The cost for the 2011-2012 program was $12, 975 over and above the St. Olaf tuition. The program covers the following: around-the-world group travel via regularly scheduled jet aircraft in economy class; tuition and fees; accommodations en route in standard hotels two to three persons sharing a room; breakfast and one main meal per day; accommodations in student hostels or similar establishments in the four principal university centers; participation in scheduled sightseeing programs according to itinerary; transportation of 44 pounds of baggage, checked or unchecked. The program cost does not cover meals, accommodations and travel during break periods.
Courses of Study
Five courses are offered. The interdisciplinary course is taught by the St. Olaf faculty member.
What makes for a good quality of life? Is the definition of Quality of Life (QoL) country-specific, or can it be measured cross culturally? Students consider these questions by exploring traditional measures of QoL, learning about alternatives and applying them to the countries we visit. Students collectively develop their own QoL measures while exploring the notions of quality of life in their own culture and the world over.
Prerequisite: 200 level course in one of the following: statistics, political science, biology (with interest in health sciences), psychology, economics, philosophy, religion or permission of the instructor.
History GL 257: Themes in Ancient Graeco-Roman and Islamic- Egyptian History
Lectures, discussions and extensive field trips provide understanding of significant developments and themes in Egypt’s ancient and medieval past with emphasis on dynastic Coptic and Islamic periods. Field trips include a visit to Luxor. Counts toward major. GE: Historical Studies in Western Culture (HWC).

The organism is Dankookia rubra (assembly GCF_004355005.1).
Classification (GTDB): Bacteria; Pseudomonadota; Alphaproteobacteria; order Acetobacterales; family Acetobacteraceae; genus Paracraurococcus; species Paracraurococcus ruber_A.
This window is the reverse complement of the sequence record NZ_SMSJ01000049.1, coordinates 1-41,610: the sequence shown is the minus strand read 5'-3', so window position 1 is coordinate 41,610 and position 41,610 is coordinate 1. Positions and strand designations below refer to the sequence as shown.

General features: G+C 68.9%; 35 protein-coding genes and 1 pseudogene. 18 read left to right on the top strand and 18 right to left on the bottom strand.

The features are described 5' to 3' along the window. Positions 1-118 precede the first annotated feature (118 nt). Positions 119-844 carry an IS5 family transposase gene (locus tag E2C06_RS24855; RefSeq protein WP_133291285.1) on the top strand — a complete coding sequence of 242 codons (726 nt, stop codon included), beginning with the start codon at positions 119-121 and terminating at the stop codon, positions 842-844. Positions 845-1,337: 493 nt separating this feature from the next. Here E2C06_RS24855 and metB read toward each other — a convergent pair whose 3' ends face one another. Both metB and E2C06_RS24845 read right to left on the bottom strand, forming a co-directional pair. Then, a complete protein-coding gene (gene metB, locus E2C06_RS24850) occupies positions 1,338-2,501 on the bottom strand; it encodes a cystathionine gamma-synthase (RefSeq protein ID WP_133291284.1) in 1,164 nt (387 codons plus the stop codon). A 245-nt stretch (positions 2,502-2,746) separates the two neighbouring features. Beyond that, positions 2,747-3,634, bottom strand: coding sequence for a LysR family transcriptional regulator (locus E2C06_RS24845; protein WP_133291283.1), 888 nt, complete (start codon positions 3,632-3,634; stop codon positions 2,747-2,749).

Religion GL 251: Religions of India
Lectures, discussions and field trips provide the basis for an understanding of the history and practice of Islam, Buddhism, Hinduism, Christianity and other religions in India. Religious scholars from India provide the background for an understanding of the assumptions, views, nature, traditions and contemporary practices of the dominant religious expressions in India. Counts toward major.
Art GL 241: The Arts of China
Survey of Chinese art, its function, technique and aesthetic elements from bronzes and oracle bones of the Shang Dynasty to porcelain and scroll paintings of the Ching Dynasty. Counts toward major. GE: Artistic Studies (ALS-A), Multicultural Studies Course (MCG).
Sociology GL 255: Korean Society
Introduction to the social structure and institutions of contemporary South Korea, including population, urbanization, social class and mobility, work organizations and labor relations, family and women. Counts toward major. GE: Studies in Human Behavior and Society (HBS). Multicultural Studies Course (MCG).
Letter grades are recorded on the student’s transcript, but not computed in the grade point average. There is one exception: students have the option of taking the course taught by the accompanying field supervisor either graded or S/U. In this case, the graded course is figured into the GPA; if S/U, no course credit is given where the grade earned is below C-.